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SIERRA COUNTY AND HIGH SIERRA RURAL ALLIANCE SETTLE LEGAL CHALLENGE

posted Nov 19, 2010, 10:51 AM by Stevee Duber

AGREE TO ZONING CODE UPDATES

 
        HSRA is pleased to announce an agreement with Sierra County over the “high water line” issue has been reached. Working to resolve a complicated issue, the parties agreed the best use of resources would be to update the Zoning Code to be consistent with the General Plan.

 

        The Sierra County General Plan was adopted in 1996 after two years of public meetings and hearings. The General Plan has been called the “constitution” for land use planning in local jurisdictions. Sierra County’s Plan was widely heralded and supported at release. That stated, implementation of the General Plan is through the Zoning Code, most of which was drafted nearly 40 years ago and is outdated.

 

        “We are committed to advocating for sound planning, and working with our community to ensure that it grows in harmony with the natural beauty of Sierra County,” stated Stevee Duber, project manager of HSRA. “Applying the goals of the General Plan through the regulations of the Zoning Code makes sense for all citizens of the county and will ensure Sierra County grows in the ways the community envisioned.”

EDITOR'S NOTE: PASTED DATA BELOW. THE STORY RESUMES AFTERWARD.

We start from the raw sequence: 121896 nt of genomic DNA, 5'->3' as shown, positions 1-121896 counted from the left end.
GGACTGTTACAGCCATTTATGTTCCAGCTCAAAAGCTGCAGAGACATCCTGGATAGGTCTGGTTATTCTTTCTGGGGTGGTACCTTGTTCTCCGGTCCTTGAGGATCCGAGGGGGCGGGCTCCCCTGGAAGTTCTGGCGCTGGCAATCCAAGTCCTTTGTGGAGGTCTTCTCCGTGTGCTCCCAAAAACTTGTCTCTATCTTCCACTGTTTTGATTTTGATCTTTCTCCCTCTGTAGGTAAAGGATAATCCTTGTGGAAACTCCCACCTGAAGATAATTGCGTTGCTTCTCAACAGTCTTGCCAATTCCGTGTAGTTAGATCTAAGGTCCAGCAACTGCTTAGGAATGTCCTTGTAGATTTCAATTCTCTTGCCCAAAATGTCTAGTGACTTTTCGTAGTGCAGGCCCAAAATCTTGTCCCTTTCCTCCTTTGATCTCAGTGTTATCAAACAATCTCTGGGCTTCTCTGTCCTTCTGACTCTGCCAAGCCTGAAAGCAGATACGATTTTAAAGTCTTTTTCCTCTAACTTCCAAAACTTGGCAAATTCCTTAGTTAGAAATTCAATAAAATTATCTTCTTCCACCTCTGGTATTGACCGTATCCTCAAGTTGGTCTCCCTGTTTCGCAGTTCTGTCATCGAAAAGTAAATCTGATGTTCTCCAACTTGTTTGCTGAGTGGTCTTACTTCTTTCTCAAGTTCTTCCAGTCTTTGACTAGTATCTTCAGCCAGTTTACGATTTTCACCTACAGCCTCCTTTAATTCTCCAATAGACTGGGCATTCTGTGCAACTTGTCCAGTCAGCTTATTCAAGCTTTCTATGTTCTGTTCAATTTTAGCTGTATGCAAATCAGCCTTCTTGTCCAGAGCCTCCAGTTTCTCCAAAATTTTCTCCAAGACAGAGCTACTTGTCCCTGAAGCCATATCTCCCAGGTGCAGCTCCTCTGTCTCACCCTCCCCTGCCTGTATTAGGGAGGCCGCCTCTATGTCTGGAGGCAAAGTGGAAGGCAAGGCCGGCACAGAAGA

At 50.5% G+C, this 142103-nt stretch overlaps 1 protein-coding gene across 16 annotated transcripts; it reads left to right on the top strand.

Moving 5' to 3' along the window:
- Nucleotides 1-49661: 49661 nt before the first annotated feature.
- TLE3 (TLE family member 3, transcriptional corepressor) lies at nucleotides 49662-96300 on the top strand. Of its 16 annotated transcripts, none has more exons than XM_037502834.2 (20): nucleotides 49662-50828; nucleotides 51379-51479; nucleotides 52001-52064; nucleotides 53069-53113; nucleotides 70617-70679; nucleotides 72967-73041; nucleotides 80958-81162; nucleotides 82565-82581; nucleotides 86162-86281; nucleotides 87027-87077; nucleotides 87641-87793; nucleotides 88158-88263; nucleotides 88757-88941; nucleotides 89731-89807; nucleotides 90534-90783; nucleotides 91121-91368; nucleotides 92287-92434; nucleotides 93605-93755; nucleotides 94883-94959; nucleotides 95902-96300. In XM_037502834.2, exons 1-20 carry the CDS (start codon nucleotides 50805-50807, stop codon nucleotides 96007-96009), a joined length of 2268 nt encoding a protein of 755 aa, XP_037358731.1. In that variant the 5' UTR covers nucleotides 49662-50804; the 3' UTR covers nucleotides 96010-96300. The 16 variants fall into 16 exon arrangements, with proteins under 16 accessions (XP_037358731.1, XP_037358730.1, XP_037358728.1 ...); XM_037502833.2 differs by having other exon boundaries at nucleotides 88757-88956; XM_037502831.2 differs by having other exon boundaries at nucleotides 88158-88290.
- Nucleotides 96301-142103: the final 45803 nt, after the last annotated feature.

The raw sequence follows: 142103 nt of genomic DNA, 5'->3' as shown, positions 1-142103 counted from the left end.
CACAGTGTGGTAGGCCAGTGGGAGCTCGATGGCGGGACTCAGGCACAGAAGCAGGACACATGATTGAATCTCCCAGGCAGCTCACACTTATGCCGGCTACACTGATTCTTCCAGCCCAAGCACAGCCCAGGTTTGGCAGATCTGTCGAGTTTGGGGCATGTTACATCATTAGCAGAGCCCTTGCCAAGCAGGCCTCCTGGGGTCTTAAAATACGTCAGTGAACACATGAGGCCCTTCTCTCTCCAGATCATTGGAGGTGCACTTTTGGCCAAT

When Sierra County added a new definition of “high water line” to its Zoning Code, HSRA challenged it in court because the new definition made the stream setback ordinance inconsistent with key implementation measures of the General Plan.  Under the agreement, the County will enact ordinances to implement General Plan policies and create the zoning districts around stream to meet General Plan designations.  The County also agreed to develop a plan to bring the rest of the Zoning Code into conformity with the General Plan within two years.

 

        Bringing the zoning code into compliance with the General Plan will simplify the process for development to occur within community core areas such as Sierraville and Downieville, while ensuring that sensitive stream resources outside the core areas -- which offer benefits of flooding protection, water quality and wildlife habitat -- will be protected as originally intended.

 

        “As we deal with these sometimes contentious issues, it is important to consider the legacy we leave for our children. We live in a unique area. Sound development and preservation of the things that make Sierra County special are not mutually exclusive” said Duber.

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Stevee Duber,
Nov 19, 2010, 10:57 AM
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